Friday, May 08, 2009
Fossil Government in Uzbekistan
Uzbekistan mixes rich and poor
By Ian Williams
ASIA TIMES May 8
TASHKENT - Uzbekistan may have recovered somewhat from the post-dissolution economic crash that afflicted so many of the former Soviet republics, but President Islam Karimov has nothing like Beijing's pragmatic success to justify his hold on power. It is rich country with paradoxically poor people.
Replacing Vladimir Lenin with Timur (Tamerlane) as the national hero may have a certain gruesome appropriateness for those who think the Bolshevik leader a ruthless mass murderer, but the 14th century Timur empire, builder of skull pyramids and destroyer of cities, is not everyone's idea of a 21st century icon. Timur's wooden coffin is on display in the Samarkand museum - as part of a display of Uzbek woodwork!
Uzbekistan is a palimpsest of history. With mud-brick the building
material of choice until Soviet concrete came along - and even that is somewhat friable - the past eras melt into a muddy totality. The layers of fire-worshippers, Greco Bactrian deities, Buddha and Islam merge into each other. And the Soviet culture similarly has left its lasting impression.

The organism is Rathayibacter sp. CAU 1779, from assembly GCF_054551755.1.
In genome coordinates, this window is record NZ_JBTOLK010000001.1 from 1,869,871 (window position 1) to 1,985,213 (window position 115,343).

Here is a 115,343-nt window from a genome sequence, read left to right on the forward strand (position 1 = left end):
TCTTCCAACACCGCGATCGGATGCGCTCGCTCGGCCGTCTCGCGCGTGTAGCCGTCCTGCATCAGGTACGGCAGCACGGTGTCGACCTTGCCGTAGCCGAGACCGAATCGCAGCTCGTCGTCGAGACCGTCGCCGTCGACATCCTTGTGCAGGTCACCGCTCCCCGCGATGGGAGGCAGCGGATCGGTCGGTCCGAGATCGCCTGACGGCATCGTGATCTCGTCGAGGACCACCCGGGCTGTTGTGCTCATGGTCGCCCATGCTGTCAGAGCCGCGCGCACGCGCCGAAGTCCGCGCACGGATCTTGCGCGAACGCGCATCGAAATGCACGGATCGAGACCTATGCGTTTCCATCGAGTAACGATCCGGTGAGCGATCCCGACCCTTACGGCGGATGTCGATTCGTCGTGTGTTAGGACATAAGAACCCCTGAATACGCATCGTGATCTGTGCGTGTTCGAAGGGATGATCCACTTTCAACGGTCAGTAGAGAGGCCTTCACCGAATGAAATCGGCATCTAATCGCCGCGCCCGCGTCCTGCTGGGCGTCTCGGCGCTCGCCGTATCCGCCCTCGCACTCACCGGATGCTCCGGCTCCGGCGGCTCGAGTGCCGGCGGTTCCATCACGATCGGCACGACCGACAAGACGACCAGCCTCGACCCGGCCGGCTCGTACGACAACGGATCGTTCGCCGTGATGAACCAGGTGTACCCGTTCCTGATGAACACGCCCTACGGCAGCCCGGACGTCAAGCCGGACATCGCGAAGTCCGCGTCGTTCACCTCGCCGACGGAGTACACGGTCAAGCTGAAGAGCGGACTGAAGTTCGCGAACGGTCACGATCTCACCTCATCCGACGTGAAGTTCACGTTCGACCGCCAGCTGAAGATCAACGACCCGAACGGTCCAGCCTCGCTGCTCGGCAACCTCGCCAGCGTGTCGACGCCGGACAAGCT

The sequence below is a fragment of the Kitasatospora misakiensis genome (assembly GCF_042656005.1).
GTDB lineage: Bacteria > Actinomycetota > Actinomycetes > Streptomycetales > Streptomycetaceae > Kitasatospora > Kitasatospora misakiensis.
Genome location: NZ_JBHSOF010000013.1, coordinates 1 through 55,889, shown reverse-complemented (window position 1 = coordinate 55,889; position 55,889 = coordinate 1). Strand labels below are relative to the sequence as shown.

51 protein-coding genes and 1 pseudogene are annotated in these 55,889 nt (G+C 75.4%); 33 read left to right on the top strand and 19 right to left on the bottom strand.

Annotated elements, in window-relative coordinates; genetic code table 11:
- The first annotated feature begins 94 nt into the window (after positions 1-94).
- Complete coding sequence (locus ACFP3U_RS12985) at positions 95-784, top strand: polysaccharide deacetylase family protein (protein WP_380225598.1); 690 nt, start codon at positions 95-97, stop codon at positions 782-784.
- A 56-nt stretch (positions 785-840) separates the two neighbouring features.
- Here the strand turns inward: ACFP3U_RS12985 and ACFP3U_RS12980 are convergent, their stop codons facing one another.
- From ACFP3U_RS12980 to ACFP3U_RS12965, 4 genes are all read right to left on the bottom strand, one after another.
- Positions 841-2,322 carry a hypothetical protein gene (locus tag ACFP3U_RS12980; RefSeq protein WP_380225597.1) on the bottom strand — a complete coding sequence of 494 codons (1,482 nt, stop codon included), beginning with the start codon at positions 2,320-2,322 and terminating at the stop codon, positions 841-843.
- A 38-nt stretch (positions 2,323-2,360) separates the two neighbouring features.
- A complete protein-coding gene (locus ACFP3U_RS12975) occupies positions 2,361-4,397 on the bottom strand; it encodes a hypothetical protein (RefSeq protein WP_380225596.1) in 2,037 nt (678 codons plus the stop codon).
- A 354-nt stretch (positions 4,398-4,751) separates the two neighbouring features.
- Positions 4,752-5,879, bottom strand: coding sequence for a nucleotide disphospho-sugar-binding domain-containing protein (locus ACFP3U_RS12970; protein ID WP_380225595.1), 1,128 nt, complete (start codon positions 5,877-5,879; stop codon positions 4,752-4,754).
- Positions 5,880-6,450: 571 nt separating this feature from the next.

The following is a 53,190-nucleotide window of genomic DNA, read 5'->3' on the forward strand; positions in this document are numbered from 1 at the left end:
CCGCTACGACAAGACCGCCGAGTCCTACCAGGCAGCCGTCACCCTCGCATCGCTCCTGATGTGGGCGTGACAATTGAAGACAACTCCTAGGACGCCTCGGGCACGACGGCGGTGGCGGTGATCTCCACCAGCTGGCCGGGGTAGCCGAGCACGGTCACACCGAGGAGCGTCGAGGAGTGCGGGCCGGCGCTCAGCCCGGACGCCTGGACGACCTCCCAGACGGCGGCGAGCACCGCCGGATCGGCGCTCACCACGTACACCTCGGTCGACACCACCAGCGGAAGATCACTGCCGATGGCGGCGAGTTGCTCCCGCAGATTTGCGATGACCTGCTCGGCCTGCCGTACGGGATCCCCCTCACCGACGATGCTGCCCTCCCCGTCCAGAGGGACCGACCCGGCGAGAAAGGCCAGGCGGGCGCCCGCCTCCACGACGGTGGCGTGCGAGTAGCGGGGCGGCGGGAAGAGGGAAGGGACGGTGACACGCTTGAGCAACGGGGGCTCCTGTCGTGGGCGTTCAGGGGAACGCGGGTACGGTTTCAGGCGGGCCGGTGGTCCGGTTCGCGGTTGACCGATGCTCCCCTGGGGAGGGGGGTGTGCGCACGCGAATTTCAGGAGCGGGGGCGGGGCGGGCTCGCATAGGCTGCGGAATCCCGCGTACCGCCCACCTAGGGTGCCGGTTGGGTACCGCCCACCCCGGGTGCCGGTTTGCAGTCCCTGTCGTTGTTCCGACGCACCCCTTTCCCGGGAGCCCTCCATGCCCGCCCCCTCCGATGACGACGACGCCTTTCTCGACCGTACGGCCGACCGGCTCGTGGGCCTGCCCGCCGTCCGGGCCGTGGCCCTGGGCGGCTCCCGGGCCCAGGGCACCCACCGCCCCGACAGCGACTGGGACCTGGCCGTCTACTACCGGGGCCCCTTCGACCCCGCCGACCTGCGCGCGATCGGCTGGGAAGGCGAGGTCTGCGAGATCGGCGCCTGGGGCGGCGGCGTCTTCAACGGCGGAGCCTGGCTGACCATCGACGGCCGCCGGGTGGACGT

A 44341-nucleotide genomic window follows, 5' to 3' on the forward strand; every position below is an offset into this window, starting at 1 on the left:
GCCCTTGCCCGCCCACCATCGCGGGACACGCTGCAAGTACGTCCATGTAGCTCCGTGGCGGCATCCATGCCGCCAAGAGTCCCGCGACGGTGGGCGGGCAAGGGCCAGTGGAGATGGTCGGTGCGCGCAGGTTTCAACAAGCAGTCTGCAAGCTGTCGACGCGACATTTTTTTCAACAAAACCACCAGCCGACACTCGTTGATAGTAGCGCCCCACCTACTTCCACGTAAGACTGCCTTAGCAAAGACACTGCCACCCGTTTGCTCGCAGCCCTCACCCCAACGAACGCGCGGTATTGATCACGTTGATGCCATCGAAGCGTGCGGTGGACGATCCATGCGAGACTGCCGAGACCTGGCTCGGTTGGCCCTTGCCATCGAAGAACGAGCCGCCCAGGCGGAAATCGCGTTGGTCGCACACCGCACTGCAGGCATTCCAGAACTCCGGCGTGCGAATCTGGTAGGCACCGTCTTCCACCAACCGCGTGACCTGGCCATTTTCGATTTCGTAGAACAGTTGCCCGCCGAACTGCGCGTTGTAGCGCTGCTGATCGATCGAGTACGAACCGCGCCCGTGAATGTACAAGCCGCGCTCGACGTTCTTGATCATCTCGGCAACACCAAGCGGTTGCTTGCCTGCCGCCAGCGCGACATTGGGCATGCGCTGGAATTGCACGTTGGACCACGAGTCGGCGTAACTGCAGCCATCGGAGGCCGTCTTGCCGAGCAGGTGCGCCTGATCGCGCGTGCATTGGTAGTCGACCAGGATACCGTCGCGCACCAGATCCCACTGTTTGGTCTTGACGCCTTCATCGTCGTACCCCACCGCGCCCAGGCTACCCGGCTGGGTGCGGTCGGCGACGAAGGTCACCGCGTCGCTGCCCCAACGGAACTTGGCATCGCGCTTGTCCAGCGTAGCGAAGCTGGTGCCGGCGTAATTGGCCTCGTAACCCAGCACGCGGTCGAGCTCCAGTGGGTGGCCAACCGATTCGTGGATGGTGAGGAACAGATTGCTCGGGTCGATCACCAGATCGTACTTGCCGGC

The regime's political structure is fossilized in Soviet times, and since independence it has been more concerned about maintaining power than growing the economy. At least on paper, it maintains all the pervasive regulation of communist times, such as internal passports and registration for visitors, and exit visas for its citizens who wish to leave. But rather than being the basis for an efficient police state, these regulations are more in the nature of profit points for the government, which levies fees, or just as commonly, for the individual bureaucrat or police officer who will overlook their flouting for a bribe.
However, it has also preserved some aspects of the Soviet social net. The country has a universal health service, even if it seems generally accepted that medical staff deserve something extra from the patients and their families to supplement their abysmal salaries. Across the country the government is building new schools and universities - but once again it's taken for granted that additional payments and bribes may be necessary for teachers and professors.